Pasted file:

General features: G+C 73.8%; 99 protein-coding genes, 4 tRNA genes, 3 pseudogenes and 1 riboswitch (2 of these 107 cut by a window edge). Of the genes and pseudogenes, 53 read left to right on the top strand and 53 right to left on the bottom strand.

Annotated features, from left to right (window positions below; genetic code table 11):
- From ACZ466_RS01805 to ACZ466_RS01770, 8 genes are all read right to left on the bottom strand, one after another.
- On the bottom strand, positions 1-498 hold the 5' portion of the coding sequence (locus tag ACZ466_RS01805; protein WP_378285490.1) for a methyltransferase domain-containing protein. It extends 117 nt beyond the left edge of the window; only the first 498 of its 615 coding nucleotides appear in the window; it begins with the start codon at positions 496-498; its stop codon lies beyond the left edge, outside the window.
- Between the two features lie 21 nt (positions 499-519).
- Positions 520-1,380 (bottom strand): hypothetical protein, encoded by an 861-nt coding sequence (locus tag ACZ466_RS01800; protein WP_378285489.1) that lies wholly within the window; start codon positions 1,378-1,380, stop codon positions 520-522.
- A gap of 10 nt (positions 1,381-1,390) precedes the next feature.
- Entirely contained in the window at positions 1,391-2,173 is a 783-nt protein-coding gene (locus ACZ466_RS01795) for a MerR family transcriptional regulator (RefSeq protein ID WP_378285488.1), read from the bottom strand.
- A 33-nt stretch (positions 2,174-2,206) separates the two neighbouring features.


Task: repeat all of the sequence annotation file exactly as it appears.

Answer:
General features: G+C 73.8%; 99 protein-coding genes, 4 tRNA genes, 3 pseudogenes and 1 riboswitch (2 of these 107 cut by a window edge). Of the genes and pseudogenes, 53 read left to right on the top strand and 53 right to left on the bottom strand.

Annotated features, from left to right (window positions below; genetic code table 11):
- From ACZ466_RS01805 to ACZ466_RS01770, 8 genes are all read right to left on the bottom strand, one after another.
- On the bottom strand, positions 1-498 hold the 5' portion of the coding sequence (locus tag ACZ466_RS01805; protein WP_378285490.1) for a methyltransferase domain-containing protein. It extends 117 nt beyond the left edge of the window; only the first 498 of its 615 coding nucleotides appear in the window; it begins with the start codon at positions 496-498; its stop codon lies beyond the left edge, outside the window.
- Between the two features lie 21 nt (positions 499-519).
- Positions 520-1,380 (bottom strand): hypothetical protein, encoded by an 861-nt coding sequence (locus tag ACZ466_RS01800; protein WP_378285489.1) that lies wholly within the window; start codon positions 1,378-1,380, stop codon positions 520-522.
- A gap of 10 nt (positions 1,381-1,390) precedes the next feature.
- Entirely contained in the window at positions 1,391-2,173 is a 783-nt protein-coding gene (locus ACZ466_RS01795) for a MerR family transcriptional regulator (RefSeq protein ID WP_378285488.1), read from the bottom strand.
- A 33-nt stretch (positions 2,174-2,206) separates the two neighbouring features.